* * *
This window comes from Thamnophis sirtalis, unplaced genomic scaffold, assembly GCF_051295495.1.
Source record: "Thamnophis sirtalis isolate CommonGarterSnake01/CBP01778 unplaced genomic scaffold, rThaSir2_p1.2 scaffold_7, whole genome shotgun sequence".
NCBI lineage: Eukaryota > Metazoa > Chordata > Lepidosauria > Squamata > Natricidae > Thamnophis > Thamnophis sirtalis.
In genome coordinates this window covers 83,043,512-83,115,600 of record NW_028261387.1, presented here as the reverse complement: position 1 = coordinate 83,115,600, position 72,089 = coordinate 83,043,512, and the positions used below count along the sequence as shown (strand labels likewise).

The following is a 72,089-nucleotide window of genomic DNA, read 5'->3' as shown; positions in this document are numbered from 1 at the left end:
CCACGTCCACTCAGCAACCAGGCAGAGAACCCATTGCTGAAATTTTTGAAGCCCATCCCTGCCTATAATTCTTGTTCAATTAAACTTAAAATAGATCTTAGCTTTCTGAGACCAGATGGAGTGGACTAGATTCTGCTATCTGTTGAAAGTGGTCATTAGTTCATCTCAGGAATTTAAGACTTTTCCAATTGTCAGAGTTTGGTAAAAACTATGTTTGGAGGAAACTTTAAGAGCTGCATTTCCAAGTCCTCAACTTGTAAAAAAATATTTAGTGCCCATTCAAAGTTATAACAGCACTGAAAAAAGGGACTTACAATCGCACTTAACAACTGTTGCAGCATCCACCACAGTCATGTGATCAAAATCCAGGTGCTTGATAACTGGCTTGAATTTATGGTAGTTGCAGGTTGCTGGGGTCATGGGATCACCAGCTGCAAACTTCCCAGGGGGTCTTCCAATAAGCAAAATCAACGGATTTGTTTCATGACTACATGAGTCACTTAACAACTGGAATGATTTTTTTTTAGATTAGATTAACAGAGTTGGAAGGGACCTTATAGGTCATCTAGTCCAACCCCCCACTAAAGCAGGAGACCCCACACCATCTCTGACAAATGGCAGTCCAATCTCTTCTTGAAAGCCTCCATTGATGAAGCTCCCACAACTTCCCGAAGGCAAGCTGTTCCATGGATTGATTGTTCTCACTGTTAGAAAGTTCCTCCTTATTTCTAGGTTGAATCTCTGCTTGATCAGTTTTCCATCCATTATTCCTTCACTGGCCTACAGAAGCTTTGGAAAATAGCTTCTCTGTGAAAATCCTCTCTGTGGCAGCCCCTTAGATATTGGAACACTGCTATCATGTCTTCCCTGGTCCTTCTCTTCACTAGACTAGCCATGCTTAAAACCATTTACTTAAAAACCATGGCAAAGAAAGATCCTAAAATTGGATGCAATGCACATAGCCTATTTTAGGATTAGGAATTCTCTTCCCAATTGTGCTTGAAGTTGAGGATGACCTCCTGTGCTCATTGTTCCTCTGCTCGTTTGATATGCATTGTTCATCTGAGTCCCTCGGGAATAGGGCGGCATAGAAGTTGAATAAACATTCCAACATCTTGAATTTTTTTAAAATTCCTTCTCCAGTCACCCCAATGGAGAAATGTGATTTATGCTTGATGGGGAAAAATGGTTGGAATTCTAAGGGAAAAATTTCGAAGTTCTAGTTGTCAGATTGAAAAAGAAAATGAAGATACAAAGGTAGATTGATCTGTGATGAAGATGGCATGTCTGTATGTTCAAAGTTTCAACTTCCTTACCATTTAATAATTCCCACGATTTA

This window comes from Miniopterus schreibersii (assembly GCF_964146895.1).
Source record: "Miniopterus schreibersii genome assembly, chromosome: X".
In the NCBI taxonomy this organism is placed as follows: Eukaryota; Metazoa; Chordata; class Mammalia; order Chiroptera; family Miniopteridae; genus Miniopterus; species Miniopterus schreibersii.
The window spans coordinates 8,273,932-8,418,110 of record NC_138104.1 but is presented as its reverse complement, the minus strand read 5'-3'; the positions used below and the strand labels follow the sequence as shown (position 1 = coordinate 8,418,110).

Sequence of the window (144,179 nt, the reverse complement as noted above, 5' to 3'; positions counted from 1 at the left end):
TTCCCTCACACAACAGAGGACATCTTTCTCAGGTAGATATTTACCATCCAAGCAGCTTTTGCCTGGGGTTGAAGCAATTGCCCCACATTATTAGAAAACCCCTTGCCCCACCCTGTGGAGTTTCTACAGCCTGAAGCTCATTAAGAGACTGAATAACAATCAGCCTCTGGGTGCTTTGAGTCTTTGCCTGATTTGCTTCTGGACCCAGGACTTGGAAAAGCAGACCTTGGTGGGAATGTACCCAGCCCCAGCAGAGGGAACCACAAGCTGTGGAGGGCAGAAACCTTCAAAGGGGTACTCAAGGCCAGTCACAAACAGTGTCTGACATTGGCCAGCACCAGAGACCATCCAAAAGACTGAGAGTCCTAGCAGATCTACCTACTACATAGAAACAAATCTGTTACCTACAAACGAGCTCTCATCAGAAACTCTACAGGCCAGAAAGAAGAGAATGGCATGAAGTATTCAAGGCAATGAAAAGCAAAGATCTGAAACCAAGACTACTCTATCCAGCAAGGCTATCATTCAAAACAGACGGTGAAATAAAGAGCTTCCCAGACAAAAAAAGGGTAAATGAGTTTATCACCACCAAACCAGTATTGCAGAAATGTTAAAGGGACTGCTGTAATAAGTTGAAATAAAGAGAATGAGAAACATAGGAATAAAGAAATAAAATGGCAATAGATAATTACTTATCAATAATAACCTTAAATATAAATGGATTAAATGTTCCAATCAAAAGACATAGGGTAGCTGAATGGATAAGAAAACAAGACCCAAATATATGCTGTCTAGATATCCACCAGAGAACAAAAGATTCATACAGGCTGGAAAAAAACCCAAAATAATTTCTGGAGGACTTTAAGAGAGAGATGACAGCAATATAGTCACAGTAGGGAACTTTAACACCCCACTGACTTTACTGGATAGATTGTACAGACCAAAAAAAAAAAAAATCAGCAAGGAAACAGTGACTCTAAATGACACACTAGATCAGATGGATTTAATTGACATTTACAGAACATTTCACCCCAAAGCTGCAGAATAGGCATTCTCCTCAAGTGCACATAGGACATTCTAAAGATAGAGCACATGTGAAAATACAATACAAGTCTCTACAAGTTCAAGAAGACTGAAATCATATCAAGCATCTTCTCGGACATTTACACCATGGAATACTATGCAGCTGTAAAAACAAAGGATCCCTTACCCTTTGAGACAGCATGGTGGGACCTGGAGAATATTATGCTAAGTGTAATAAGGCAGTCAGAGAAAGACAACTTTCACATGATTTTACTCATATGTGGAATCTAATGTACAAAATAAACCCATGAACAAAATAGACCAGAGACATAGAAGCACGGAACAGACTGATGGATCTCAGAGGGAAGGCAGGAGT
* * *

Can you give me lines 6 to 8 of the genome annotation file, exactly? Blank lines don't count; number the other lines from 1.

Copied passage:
CCACGTCCACTCAGCAACCAGGCAGAGAACCCATTGCTGAAATTTTTGAAGCCCATCCCTGCCTATAATTCTTGTTCAATTAAACTTAAAATAGATCTTAGCTTTCTGAGACCAGATGGAGTGGACTAGATTCTGCTATCTGTTGAAAGTGGTCATTAGTTCATCTCAGGAATTTAAGACTTTTCCAATTGTCAGAGTTTGGTAAAAACTATGTTTGGAGGAAACTTTAAGAGCTGCATTTCCAAGTCCTCAACTTGTAAAAAAATATTTAGTGCCCATTCAAAGTTATAACAGCACTGAAAAAAGGGACTTACAATCGCACTTAACAACTGTTGCAGCATCCACCACAGTCATGTGATCAAAATCCAGGTGCTTGATAACTGGCTTGAATTTATGGTAGTTGCAGGTTGCTGGGGTCATGGGATCACCAGCTGCAAACTTCCCAGGGGGTCTTCCAATAAGCAAAATCAACGGATTTGTTTCATGACTACATGAGTCACTTAACAACTGGAATGATTTTTTTTTAGATTAGATTAACAGAGTTGGAAGGGACCTTATAGGTCATCTAGTCCAACCCCCCACTAAAGCAGGAGACCCCACACCATCTCTGACAAATGGCAGTCCAATCTCTTCTTGAAAGCCTCCATTGATGAAGCTCCCACAACTTCCCGAAGGCAAGCTGTTCCATGGATTGATTGTTCTCACTGTTAGAAAGTTCCTCCTTATTTCTAGGTTGAATCTCTGCTTGATCAGTTTTCCATCCATTATTCCTTCACTGGCCTACAGAAGCTTTGGAAAATAGCTTCTCTGTGAAAATCCTCTCTGTGGCAGCCCCTTAGATATTGGAACACTGCTATCATGTCTTCCCTGGTCCTTCTCTTCACTAGACTAGCCATGCTTAAAACCATTTACTTAAAAACCATGGCAAAGAAAGATCCTAAAATTGGATGCAATGCACATAGCCTATTTTAGGATTAGGAATTCTCTTCCCAATTGTGCTTGAAGTTGAGGATGACCTCCTGTGCTCATTGTTCCTCTGCTCGTTTGATATGCATTGTTCATCTGAGTCCCTCGGGAATAGGGCGGCATAGAAGTTGAATAAACATTCCAACATCTTGAATTTTTTTAAAATTCCTTCTCCAGTCACCCCAATGGAGAAATGTGATTTATGCTTGATGGGGAAAAATGGTTGGAATTCTAAGGGAAAAATTTCGAAGTTCTAGTTGTCAGATTGAAAAAGAAAATGAAGATACAAAGGTAGATTGATCTGTGATGAAGATGGCATGTCTGTATGTTCAAAGTTTCAACTTCCTTACCATTTAATAATTCCCACGATTTA

This window comes from Miniopterus schreibersii (assembly GCF_964146895.1).
Source record: "Miniopterus schreibersii genome assembly, chromosome: X".